'Betsygate' affair deeply distressed my wife, complains angry Duncan Smith

Iain Duncan Smith complained bitterly yesterday about the misery caused to his wife, Betsy, by allegations that he misused his office expenses.

The former Tory leader said she had been so distressed by the "Betsygate" furore that he had had to do the family's Christmas shopping to relieve the pressure on her.

A five-month investigation by the Commons anti-sleaze watchdog dismissed claims that she was paid for work as his diary secretary which she did not carry out, although he was criticised for using taxpayers' money to pay three staff, including his wife, for party political work. Mr Duncan Smith believes the controversy, provoked by two Conservative Central Office officials who are now party candidates, contributed to his downfall last autumn.

His anger boiled over as he told the Sunday Times: "Why did they pick on her? To get at me. She's been marvellous, incredibly supportive throughout my career, but she's never sought the political limelight. She's never even given a single interview until cleared. She didn't want anything to do with it."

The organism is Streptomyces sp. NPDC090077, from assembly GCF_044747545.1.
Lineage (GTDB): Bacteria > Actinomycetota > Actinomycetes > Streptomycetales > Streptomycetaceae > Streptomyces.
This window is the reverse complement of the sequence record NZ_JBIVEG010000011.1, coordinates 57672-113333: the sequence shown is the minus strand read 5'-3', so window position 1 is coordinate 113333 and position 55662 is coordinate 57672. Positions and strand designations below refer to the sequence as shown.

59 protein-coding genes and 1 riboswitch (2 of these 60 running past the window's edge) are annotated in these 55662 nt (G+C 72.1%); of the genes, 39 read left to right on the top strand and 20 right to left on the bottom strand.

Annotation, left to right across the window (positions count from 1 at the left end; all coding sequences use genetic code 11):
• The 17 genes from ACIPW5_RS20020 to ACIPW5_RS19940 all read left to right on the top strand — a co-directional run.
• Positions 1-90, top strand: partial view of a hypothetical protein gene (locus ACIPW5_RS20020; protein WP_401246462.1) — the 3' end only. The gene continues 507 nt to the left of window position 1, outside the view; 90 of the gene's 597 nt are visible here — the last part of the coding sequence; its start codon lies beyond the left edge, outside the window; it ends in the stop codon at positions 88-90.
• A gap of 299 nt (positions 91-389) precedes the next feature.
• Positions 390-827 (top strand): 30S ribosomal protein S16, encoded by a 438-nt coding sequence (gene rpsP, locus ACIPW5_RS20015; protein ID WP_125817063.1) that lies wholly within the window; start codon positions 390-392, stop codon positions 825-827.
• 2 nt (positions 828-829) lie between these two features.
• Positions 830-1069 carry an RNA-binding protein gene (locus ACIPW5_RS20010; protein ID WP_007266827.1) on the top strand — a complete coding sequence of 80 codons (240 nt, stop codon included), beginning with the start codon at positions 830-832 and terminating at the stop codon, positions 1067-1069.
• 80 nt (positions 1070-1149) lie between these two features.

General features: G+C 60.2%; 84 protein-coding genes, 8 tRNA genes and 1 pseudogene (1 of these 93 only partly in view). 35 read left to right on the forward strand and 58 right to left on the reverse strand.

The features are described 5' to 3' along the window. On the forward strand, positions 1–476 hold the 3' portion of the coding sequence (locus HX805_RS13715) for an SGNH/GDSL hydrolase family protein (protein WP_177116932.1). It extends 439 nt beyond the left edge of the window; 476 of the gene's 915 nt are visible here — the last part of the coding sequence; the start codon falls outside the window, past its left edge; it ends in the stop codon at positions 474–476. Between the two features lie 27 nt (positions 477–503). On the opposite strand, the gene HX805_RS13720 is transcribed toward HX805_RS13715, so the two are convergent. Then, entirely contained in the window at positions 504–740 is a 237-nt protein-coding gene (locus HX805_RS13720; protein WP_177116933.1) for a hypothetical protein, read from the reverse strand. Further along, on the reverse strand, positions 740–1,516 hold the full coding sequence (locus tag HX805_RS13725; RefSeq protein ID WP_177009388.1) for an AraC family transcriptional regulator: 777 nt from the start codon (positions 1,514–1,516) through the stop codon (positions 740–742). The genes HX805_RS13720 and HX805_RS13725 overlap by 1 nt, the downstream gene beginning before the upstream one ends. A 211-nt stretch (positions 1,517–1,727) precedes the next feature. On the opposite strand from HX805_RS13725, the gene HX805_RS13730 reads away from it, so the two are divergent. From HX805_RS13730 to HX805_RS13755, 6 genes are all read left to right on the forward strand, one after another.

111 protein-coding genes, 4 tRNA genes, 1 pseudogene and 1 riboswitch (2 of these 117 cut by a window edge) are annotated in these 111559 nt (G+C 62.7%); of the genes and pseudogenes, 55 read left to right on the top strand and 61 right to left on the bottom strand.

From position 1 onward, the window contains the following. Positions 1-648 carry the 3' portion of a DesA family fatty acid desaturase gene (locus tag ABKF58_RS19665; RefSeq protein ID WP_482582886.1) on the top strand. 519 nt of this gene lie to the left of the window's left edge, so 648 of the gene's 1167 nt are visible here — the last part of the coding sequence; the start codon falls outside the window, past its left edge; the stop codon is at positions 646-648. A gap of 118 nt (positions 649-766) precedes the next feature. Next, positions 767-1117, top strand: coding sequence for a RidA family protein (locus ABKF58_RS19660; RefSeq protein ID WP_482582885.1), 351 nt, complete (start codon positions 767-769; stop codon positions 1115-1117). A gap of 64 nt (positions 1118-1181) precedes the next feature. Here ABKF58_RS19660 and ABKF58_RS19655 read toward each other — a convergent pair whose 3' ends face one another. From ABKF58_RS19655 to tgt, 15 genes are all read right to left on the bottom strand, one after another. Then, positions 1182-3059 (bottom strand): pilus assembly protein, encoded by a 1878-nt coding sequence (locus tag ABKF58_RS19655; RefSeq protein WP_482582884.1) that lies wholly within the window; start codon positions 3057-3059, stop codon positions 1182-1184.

He said the couple found that looking after their four children helped to distract them at the height of the crisis. He said: "You cannot just shut the door on them. If you don't engage you are deficient as a parent. Duty takes over."

In a separate interview, Mr Duncan Smith, who is setting up a think-tank called the Institute for Social Justice to champion the vulnerable, hinted he wants to return to the Tory front bench.

He told BBC1's Breakfast With Frost that he planned to remain in full-time politics, adding: "I hope to play a very full part in any future administration of the Conservative Party. Right now my role is simply to get my party elected in the best way that I can."

He said Michael Howard, his successor as Tory leader, had his "full backing" to become Britain's next Prime Minister. "I will do whatever I'm asked to do in the general sense to support Michael in his run to the next election," he said.

Asked whether he at times felt despondent when he was leader, Mr Duncan Smith said: "I'd be a liar if I said I didn't and, you know, you find yourself tested by circumstances clearly that are beyond your control at times, and particularly when they suck in your family - and that of course is always much more difficult and unusual."

He added: "The thing about politics really I suppose is you've just got to accept the rough with the smooth and get on with it."

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